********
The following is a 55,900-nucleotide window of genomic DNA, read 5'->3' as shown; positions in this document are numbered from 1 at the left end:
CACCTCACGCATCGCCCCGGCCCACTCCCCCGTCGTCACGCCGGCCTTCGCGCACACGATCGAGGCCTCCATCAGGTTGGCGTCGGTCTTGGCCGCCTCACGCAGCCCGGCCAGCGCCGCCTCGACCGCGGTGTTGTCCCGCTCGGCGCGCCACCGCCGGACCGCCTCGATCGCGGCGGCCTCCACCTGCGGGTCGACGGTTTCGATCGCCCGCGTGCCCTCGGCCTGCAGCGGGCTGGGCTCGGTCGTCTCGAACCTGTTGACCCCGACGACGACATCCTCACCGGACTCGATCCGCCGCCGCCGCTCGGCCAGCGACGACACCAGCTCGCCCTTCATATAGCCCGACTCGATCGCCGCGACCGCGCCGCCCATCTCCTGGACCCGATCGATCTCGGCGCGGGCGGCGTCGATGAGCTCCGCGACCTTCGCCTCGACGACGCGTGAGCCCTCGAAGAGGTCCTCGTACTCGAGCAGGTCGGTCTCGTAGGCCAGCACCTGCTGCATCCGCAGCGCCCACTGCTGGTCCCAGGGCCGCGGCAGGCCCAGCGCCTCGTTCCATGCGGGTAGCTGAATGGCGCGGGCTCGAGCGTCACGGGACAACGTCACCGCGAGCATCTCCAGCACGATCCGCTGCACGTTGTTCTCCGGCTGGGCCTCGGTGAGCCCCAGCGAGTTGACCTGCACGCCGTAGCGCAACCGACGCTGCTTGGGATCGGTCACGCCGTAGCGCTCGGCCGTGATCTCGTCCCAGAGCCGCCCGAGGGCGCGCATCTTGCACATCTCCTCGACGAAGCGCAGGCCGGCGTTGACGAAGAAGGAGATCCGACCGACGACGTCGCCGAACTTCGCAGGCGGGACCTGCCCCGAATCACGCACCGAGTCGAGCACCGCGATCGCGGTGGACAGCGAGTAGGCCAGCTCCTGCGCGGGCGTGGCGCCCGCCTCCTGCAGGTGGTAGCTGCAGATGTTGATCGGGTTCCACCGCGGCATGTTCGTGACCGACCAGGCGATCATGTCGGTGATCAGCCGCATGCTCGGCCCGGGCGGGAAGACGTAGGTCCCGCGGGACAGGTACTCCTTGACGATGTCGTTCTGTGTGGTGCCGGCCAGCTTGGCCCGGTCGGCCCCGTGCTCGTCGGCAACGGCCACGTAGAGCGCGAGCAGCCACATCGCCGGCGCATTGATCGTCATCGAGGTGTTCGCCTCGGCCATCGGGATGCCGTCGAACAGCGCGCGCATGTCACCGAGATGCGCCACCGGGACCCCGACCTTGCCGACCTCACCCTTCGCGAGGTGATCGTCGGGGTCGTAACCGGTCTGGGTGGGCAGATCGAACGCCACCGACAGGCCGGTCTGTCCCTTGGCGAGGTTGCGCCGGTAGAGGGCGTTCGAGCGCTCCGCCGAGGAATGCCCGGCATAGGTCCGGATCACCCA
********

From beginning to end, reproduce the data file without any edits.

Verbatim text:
The following is a 55,900-nucleotide window of genomic DNA, read 5'->3' as shown; positions in this document are numbered from 1 at the left end:
CACCTCACGCATCGCCCCGGCCCACTCCCCCGTCGTCACGCCGGCCTTCGCGCACACGATCGAGGCCTCCATCAGGTTGGCGTCGGTCTTGGCCGCCTCACGCAGCCCGGCCAGCGCCGCCTCGACCGCGGTGTTGTCCCGCTCGGCGCGCCACCGCCGGACCGCCTCGATCGCGGCGGCCTCCACCTGCGGGTCGACGGTTTCGATCGCCCGCGTGCCCTCGGCCTGCAGCGGGCTGGGCTCGGTCGTCTCGAACCTGTTGACCCCGACGACGACATCCTCACCGGACTCGATCCGCCGCCGCCGCTCGGCCAGCGACGACACCAGCTCGCCCTTCATATAGCCCGACTCGATCGCCGCGACCGCGCCGCCCATCTCCTGGACCCGATCGATCTCGGCGCGGGCGGCGTCGATGAGCTCCGCGACCTTCGCCTCGACGACGCGTGAGCCCTCGAAGAGGTCCTCGTACTCGAGCAGGTCGGTCTCGTAGGCCAGCACCTGCTGCATCCGCAGCGCCCACTGCTGGTCCCAGGGCCGCGGCAGGCCCAGCGCCTCGTTCCATGCGGGTAGCTGAATGGCGCGGGCTCGAGCGTCACGGGACAACGTCACCGCGAGCATCTCCAGCACGATCCGCTGCACGTTGTTCTCCGGCTGGGCCTCGGTGAGCCCCAGCGAGTTGACCTGCACGCCGTAGCGCAACCGACGCTGCTTGGGATCGGTCACGCCGTAGCGCTCGGCCGTGATCTCGTCCCAGAGCCGCCCGAGGGCGCGCATCTTGCACATCTCCTCGACGAAGCGCAGGCCGGCGTTGACGAAGAAGGAGATCCGACCGACGACGTCGCCGAACTTCGCAGGCGGGACCTGCCCCGAATCACGCACCGAGTCGAGCACCGCGATCGCGGTGGACAGCGAGTAGGCCAGCTCCTGCGCGGGCGTGGCGCCCGCCTCCTGCAGGTGGTAGCTGCAGATGTTGATCGGGTTCCACCGCGGCATGTTCGTGACCGACCAGGCGATCATGTCGGTGATCAGCCGCATGCTCGGCCCGGGCGGGAAGACGTAGGTCCCGCGGGACAGGTACTCCTTGACGATGTCGTTCTGTGTGGTGCCGGCCAGCTTGGCCCGGTCGGCCCCGTGCTCGTCGGCAACGGCCACGTAGAGCGCGAGCAGCCACATCGCCGGCGCATTGATCGTCATCGAGGTGTTCGCCTCGGCCATCGGGATGCCGTCGAACAGCGCGCGCATGTCACCGAGATGCGCCACCGGGACCCCGACCTTGCCGACCTCACCCTTCGCGAGGTGATCGTCGGGGTCGTAACCGGTCTGGGTGGGCAGATCGAACGCCACCGACAGGCCGGTCTGTCCCTTGGCGAGGTTGCGCCGGTAGAGGGCGTTCGAGCGCTCCGCCGAGGAATGCCCGGCATAGGTCCGGATCACCCA